Cover

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pp. C-C

Title Page, Copyright Page

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pp. i-vi

Contents

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pp. vii-viii

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Acknowledgments

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pp. ix-x

Researching and writing Servants of Allah was a singularly solitary endeavor. But once I emerged from the libraries, I immediately received the enthusiastic support of Niko Pfund, then director of NYU Press, and Jennifer Hammer, my attentive and brilliant editor. I am deeply thankful to both of them for the first edition and to NYU Press director Steve ...

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Introduction to the 15th Anniversary Edition

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pp. 1-19

In 1998, when Servants of Allah was first published, I could not have imagined that I would be writing a new introduction to the volume fifteen years later. Three years earlier, I could not even imagine this book would ever exist. I had started writing it in French, certain I would find a receptive publisher in Paris. Only when, to my utter surprise, no one ...

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1 African Muslims, Christian Europeans, and the Transatlantic Slave Trade

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pp. 20-70

When the first Africans were deported to the New World, beginning in 1501, Islam was already well established in West Africa. The religion revealed to the Arabian trader Muhammad between 609 and 632 C.E. had been introduced to North Africa as early as 660. South of the Sahara it had been known since the eighth century through contacts with ...

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2 Upholding the Five Pillars of Islam in a Hostile World

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pp. 71-98

Scattered across every region of the Americas, the Muslims entered a hostile world — a world that enslaved free Muslim men and women; a white Christian world determined to wipe out any trace of “paganism” or “Mohammadanism” in the newly arrived Africans....

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3 The Muslim Community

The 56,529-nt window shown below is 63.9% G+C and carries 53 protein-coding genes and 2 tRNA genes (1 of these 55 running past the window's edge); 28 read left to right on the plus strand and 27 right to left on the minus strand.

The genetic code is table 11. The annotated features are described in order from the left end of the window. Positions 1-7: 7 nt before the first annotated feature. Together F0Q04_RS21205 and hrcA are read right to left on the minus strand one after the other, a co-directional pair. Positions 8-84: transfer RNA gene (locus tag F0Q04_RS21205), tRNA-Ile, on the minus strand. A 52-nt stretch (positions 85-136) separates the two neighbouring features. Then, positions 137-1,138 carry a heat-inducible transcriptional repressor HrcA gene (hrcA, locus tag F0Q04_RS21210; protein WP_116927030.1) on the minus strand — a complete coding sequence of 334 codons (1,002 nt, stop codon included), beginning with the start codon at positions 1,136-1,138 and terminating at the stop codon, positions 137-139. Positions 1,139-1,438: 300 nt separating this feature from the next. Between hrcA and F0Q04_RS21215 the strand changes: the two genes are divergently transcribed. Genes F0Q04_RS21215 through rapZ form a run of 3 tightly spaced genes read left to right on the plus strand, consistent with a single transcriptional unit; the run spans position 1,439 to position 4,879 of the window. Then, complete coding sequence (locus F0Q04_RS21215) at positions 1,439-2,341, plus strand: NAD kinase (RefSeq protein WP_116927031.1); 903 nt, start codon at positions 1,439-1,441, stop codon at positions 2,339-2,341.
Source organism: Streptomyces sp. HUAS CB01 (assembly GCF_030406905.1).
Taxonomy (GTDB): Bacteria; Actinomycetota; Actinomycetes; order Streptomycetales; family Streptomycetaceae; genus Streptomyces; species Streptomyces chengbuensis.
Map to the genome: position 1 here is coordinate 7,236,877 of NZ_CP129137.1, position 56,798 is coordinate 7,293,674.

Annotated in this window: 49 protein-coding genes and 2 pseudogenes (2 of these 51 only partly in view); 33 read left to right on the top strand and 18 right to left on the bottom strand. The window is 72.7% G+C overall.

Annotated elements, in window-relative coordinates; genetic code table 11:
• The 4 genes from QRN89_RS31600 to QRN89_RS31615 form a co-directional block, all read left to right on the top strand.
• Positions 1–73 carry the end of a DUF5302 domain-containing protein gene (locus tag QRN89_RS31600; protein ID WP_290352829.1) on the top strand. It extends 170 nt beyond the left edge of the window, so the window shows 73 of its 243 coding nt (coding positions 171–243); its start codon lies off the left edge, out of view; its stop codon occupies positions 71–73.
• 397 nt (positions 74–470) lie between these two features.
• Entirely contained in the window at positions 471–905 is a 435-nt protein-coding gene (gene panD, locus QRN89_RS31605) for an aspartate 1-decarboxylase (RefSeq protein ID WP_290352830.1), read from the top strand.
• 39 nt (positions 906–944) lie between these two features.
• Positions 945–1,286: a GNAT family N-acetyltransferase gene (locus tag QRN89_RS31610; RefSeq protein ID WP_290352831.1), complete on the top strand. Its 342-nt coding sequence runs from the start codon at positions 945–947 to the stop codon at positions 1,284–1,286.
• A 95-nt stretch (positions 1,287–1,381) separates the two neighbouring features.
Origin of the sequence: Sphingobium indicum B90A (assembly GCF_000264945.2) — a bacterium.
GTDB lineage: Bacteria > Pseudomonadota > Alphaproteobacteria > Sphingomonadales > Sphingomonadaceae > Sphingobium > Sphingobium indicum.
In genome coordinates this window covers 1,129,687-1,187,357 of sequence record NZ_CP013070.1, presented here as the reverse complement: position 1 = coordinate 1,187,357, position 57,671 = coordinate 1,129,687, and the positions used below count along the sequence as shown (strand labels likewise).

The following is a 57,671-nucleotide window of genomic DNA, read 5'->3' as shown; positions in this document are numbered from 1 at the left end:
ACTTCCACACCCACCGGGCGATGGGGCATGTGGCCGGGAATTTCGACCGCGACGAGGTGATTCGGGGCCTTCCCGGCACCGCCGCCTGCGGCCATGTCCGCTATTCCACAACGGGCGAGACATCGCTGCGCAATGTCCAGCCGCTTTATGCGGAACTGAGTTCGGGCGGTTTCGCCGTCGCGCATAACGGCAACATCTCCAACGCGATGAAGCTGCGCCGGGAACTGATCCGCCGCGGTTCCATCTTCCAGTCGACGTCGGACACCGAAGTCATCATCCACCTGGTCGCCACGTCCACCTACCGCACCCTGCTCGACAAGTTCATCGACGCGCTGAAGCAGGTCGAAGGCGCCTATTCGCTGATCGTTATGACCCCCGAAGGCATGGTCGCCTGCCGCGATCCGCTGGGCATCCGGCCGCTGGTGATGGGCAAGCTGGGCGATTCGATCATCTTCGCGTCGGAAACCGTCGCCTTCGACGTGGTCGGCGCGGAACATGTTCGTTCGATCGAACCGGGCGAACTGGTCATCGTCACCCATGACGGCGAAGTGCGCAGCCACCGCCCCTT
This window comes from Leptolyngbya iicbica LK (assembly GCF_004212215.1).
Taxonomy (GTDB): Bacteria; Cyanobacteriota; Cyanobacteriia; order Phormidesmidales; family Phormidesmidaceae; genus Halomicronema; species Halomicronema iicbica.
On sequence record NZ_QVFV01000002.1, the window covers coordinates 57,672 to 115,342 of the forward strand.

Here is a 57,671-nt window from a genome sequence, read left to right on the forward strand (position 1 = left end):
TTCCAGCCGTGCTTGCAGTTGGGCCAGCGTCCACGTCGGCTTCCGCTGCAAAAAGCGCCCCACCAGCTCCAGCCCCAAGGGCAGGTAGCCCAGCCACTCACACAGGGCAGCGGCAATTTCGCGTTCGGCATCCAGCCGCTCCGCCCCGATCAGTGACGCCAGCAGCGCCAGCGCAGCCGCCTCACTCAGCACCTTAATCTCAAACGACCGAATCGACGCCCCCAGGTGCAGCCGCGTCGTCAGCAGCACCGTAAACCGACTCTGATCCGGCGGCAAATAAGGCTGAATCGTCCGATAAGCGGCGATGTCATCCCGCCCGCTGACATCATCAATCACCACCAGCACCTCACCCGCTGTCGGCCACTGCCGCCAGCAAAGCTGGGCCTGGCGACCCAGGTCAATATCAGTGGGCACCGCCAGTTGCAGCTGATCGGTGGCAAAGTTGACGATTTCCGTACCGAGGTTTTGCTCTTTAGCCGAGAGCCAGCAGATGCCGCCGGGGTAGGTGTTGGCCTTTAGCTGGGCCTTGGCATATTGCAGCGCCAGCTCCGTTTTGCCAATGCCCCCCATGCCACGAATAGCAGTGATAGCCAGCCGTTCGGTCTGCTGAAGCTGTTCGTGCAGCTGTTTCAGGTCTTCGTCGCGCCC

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pp. 99-142

Muslims strove hard to keep their religion alive, in both the enslaved community and the larger Christian society. But to be a Muslim was more than just respecting the Five Pillars of Islam. It implied a distinctive lifestyle. Especially for West Africans, with their community-based traditions, Islam is a highly communal, public, and visible religion. It ...

Images

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pp. 143-158

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4 Literacy: A Distinction and a Danger

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pp. 159-209

Th e Muslims’ literacy set them apart and became as distinctive as a physical trait. A slaveholder was so impressed with literate Sambo, for example, that he mentioned only this characteristic when he put a notice in the Charleston Courier of February 7, 1805, to advertise him as a run-away. Th e thirty-year-old man was a “new negro” (a recently arrived ...

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5 Resistance, Revolts, and Returns to Africa

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pp. 210-250

Frugal, serious, and for some dedicated to hard work in order to get their freedom or reach the upper echelons of the slave structure, the African Muslims may have appeared, at first glance, to be “model slaves.” These characteristics, however, represent only one facet of their experience in the Americas, that which drew on their education and discipline ...

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6 The Muslim Legacy

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pp. 251-284

With a documented presence of five hundred years, Islam was, aft er Catholicism, the second monotheist religion introduced into the post-1492 Americas. It preceded Lutheranism, Methodism, Baptism, Calvin-ism, Santeria, Candomble, and Vodun to name a few. All these religions are alive today and are followed by the vast majority of the Africans’ ...

Notes

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pp. 285-314

Select Bibliography

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pp. 315-326

Index

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pp. 327-340

About the Author

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pp. 341-341